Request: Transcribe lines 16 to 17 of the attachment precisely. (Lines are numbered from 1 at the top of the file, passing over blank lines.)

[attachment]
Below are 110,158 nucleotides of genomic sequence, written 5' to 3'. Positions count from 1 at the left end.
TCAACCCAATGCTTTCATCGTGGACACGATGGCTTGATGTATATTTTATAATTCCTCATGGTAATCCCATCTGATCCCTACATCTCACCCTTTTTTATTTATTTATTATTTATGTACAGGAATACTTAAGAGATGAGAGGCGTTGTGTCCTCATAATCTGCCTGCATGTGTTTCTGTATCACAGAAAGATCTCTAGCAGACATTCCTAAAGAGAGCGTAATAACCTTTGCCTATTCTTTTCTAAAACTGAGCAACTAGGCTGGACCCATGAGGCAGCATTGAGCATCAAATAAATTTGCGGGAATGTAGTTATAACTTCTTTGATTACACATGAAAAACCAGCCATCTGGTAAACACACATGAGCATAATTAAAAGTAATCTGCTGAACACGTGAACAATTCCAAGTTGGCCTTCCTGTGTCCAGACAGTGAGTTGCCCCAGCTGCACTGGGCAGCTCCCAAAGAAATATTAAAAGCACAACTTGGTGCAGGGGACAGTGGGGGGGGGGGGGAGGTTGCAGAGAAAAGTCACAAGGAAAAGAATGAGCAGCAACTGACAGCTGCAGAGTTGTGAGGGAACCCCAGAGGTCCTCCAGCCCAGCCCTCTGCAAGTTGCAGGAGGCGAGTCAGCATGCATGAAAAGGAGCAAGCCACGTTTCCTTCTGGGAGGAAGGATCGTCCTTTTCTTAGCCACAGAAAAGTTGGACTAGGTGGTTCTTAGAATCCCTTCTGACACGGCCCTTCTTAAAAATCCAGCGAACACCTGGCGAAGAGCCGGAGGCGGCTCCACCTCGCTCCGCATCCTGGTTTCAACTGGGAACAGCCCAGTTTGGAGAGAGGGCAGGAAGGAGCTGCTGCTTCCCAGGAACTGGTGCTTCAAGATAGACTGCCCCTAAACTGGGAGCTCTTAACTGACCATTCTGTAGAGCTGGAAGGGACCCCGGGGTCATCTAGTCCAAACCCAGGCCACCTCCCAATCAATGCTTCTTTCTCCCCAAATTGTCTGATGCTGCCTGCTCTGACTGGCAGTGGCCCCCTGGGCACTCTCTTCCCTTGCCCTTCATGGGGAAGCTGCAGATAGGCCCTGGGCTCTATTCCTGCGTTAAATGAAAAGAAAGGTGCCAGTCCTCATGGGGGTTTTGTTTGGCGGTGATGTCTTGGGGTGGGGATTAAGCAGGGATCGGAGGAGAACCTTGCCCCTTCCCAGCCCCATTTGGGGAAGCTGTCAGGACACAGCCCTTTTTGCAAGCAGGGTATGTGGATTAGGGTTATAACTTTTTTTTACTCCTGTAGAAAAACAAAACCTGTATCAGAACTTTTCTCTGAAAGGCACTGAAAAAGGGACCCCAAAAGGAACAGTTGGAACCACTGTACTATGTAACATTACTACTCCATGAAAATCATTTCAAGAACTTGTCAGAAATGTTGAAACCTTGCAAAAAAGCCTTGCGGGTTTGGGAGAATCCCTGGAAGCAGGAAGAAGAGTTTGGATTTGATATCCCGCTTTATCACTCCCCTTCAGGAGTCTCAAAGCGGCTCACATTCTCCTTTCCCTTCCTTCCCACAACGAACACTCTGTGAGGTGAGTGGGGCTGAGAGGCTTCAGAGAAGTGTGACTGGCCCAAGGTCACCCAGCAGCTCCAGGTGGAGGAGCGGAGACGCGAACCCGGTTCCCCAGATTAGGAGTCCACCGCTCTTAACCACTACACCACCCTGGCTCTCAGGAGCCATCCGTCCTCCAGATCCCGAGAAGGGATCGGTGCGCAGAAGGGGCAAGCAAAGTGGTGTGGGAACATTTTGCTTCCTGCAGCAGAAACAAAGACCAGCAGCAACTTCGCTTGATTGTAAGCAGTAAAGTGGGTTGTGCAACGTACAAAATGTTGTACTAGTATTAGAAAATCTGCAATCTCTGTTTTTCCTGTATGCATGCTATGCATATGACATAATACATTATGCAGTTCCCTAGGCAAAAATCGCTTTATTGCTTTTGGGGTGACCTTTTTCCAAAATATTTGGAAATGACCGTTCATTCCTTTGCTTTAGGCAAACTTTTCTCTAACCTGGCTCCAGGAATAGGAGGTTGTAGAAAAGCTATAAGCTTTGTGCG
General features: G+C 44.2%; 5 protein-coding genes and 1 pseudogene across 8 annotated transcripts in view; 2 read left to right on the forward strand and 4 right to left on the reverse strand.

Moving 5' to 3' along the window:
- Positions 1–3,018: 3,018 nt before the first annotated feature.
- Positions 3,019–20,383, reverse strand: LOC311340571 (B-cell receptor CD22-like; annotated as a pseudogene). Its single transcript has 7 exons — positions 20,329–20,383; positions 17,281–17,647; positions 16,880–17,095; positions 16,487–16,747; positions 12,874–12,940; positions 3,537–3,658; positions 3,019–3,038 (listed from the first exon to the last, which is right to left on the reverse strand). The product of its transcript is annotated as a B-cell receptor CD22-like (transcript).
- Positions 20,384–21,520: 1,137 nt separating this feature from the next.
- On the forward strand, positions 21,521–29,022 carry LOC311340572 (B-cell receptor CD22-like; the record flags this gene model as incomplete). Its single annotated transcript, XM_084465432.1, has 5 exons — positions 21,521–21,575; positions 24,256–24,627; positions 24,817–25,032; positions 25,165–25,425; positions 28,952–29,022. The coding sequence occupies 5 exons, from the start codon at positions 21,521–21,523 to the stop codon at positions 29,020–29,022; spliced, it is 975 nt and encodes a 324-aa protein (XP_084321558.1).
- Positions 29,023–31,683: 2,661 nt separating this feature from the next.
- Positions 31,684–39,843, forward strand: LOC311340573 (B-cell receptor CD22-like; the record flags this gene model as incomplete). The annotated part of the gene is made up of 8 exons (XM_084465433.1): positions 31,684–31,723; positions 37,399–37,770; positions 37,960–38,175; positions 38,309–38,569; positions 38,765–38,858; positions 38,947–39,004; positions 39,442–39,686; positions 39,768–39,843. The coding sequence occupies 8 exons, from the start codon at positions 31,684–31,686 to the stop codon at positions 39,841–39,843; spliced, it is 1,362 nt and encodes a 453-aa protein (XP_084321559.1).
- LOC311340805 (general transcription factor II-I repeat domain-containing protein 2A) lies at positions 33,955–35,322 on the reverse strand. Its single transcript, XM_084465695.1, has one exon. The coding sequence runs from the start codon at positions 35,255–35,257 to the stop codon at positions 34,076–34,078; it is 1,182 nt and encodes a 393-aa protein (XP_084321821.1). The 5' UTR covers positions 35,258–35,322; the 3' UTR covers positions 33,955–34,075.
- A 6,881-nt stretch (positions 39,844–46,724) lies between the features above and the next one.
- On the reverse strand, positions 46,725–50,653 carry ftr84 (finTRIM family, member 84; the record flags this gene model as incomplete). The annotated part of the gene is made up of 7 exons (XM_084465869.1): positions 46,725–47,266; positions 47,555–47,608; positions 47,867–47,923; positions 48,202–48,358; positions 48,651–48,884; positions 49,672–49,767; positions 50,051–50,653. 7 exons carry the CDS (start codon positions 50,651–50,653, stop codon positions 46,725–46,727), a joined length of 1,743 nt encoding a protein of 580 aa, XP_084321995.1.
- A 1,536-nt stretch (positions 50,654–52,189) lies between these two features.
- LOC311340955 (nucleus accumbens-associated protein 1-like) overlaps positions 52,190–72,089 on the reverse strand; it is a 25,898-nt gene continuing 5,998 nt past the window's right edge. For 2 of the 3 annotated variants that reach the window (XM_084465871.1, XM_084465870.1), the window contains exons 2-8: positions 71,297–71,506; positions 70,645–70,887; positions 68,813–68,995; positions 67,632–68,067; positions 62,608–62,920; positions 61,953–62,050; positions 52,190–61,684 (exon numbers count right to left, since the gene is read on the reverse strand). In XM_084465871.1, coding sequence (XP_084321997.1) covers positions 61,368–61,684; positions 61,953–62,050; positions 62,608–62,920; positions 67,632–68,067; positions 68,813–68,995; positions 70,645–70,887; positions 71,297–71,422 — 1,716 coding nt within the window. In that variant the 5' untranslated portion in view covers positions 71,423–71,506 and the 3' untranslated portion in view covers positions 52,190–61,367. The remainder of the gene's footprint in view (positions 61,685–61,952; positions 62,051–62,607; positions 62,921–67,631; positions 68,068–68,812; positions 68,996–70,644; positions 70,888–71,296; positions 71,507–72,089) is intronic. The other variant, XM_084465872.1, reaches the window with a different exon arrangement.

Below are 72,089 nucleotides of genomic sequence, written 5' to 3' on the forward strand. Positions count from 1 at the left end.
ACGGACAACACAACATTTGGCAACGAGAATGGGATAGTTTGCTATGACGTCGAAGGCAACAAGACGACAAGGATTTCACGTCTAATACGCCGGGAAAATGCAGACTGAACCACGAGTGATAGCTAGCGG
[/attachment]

Below are 72,089 nucleotides of genomic sequence, written 5' to 3' on the forward strand. Positions count from 1 at the left end.
ACGGACAACACAACATTTGGCAACGAGAATGGGATAGTTTGCTATGACGTCGAAGGCAACAAGACGACAAGGATTTCACGTCTAATACGCCGGGAAAATGCAGACTGAACCACGAGTGATAGCTAGCGG